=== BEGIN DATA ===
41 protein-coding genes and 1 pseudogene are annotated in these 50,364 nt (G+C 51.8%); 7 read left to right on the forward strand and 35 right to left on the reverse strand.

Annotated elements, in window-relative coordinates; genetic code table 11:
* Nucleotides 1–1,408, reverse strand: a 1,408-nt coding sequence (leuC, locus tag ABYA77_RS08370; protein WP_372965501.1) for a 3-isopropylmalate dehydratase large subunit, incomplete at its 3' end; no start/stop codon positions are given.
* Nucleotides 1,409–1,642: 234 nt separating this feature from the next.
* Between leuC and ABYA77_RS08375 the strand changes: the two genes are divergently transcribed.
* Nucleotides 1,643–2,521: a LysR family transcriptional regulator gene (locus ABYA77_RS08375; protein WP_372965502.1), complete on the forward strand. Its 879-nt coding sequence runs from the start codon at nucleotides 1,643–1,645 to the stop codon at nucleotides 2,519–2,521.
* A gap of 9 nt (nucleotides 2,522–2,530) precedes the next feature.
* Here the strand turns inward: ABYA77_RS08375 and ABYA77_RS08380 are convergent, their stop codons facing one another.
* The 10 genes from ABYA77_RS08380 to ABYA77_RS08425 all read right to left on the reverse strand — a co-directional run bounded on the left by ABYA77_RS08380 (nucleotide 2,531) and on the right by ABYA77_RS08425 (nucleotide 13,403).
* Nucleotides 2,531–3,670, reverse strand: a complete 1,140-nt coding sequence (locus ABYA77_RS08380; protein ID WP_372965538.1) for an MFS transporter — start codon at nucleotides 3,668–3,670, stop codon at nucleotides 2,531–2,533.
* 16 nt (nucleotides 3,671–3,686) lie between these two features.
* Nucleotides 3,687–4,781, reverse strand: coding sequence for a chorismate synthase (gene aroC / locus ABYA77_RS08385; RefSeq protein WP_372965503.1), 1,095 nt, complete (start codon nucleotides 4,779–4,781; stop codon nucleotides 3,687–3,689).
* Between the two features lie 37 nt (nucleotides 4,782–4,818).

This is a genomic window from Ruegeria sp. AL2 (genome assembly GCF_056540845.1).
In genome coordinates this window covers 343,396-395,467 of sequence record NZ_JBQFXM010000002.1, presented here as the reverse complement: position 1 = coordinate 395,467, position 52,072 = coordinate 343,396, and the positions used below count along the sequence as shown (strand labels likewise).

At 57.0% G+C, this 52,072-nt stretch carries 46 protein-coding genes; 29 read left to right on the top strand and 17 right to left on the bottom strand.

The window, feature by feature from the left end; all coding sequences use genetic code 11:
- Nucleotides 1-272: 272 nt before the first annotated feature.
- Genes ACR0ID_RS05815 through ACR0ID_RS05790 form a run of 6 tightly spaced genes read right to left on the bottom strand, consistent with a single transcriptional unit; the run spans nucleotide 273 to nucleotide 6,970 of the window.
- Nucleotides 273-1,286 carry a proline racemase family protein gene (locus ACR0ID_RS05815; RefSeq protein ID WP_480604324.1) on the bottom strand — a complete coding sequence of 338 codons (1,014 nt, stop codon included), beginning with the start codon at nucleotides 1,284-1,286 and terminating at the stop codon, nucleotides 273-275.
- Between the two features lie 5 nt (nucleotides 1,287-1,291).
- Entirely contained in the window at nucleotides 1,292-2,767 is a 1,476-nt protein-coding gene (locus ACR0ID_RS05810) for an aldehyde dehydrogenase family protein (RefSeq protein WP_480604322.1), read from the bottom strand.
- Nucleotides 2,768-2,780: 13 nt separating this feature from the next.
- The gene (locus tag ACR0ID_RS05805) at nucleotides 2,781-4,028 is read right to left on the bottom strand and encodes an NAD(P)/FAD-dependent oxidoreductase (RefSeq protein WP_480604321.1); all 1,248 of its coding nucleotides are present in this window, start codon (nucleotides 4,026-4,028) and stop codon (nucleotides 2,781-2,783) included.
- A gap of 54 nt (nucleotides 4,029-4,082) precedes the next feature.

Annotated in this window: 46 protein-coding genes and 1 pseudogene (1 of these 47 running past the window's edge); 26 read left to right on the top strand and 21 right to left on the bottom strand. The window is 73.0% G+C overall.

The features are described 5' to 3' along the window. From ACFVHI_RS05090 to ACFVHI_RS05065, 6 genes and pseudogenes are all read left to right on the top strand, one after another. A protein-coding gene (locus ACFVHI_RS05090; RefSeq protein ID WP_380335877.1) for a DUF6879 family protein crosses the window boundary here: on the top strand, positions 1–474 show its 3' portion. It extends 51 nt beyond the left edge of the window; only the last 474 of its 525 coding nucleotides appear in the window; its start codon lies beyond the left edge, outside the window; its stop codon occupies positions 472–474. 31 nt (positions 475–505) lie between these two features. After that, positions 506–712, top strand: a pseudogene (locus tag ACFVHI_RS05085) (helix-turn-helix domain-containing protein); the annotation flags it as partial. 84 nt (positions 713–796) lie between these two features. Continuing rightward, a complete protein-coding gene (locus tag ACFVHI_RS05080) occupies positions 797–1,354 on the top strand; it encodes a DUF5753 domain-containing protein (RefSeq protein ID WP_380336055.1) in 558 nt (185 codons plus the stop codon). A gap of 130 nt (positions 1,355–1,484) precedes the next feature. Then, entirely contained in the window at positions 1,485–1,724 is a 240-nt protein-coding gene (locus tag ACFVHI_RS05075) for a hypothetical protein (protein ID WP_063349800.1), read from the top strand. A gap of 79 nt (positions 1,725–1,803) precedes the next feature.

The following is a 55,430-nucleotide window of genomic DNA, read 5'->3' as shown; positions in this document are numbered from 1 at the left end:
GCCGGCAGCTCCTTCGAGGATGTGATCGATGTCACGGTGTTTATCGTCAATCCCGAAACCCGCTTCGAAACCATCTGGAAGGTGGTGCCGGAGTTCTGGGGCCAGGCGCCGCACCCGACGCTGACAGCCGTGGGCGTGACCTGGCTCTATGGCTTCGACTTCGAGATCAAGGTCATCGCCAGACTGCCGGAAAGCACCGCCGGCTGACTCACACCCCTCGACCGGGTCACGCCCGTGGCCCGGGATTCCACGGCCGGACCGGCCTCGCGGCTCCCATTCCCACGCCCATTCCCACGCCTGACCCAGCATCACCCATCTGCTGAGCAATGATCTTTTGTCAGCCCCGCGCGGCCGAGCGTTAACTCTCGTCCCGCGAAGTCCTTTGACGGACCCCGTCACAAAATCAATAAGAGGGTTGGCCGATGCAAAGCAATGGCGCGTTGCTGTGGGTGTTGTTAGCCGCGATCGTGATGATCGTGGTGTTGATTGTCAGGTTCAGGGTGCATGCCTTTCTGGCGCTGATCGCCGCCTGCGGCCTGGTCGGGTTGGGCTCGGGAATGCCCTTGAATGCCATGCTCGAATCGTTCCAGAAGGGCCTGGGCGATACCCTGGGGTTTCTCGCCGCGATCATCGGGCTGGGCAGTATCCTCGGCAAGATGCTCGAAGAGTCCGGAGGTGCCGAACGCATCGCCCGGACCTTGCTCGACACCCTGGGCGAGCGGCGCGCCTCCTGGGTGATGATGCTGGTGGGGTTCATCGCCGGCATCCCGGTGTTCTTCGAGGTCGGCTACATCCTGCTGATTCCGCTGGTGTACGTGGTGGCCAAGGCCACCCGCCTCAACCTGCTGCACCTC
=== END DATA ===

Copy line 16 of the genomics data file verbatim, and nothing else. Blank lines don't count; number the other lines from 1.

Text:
At 57.0% G+C, this 52,072-nt stretch carries 46 protein-coding genes; 29 read left to right on the top strand and 17 right to left on the bottom strand.